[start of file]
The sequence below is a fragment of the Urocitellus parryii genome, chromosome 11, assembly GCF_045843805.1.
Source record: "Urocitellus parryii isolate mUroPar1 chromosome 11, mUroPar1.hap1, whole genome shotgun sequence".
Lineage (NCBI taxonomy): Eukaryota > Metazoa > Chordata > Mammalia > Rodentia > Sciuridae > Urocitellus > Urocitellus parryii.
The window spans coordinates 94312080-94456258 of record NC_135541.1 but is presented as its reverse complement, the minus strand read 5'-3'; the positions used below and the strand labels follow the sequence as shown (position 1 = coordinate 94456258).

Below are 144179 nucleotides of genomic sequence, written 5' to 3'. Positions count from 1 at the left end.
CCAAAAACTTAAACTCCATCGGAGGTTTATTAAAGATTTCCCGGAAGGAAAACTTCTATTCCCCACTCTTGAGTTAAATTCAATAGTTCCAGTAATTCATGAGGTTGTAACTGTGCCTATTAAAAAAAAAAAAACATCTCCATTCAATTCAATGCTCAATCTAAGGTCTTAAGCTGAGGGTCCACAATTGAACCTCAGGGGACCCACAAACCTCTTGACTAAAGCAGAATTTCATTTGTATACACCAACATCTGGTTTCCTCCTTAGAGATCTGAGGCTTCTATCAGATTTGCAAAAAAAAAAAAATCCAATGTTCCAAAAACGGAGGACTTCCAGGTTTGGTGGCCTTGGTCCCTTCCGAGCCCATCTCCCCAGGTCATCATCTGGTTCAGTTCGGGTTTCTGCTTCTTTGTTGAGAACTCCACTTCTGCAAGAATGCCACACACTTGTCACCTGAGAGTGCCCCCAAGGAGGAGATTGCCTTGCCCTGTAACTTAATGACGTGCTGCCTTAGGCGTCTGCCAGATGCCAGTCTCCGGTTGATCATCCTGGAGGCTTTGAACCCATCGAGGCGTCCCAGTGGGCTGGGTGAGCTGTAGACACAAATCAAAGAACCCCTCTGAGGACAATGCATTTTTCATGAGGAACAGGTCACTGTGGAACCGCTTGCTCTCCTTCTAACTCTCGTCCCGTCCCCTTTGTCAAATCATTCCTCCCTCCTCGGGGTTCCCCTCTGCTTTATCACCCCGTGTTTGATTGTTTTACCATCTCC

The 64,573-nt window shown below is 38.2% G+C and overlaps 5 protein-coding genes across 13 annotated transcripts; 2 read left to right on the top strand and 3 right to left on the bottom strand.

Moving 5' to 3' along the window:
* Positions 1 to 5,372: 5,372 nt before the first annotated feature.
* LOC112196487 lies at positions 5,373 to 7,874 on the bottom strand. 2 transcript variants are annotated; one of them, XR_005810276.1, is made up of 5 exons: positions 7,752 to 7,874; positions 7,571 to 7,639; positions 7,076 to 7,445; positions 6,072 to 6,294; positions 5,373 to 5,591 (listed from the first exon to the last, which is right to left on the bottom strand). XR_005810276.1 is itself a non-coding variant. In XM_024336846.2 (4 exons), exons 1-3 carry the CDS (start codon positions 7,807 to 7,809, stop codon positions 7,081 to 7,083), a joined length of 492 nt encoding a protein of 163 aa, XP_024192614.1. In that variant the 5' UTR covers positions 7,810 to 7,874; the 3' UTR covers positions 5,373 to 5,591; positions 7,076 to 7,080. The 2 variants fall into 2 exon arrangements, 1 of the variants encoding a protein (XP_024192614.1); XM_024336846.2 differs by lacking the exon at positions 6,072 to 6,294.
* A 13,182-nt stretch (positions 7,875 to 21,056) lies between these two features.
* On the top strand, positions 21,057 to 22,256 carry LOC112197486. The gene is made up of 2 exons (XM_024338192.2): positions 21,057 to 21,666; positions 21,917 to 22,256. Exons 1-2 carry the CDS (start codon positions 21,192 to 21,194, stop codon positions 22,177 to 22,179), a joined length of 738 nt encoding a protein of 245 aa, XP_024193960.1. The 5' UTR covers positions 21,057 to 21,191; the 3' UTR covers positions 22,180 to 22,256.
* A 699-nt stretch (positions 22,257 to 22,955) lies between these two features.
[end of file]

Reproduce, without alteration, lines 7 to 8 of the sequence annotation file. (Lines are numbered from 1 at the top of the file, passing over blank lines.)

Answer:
The 64,573-nt window shown below is 38.2% G+C and overlaps 5 protein-coding genes across 13 annotated transcripts; 2 read left to right on the top strand and 3 right to left on the bottom strand.

Moving 5' to 3' along the window: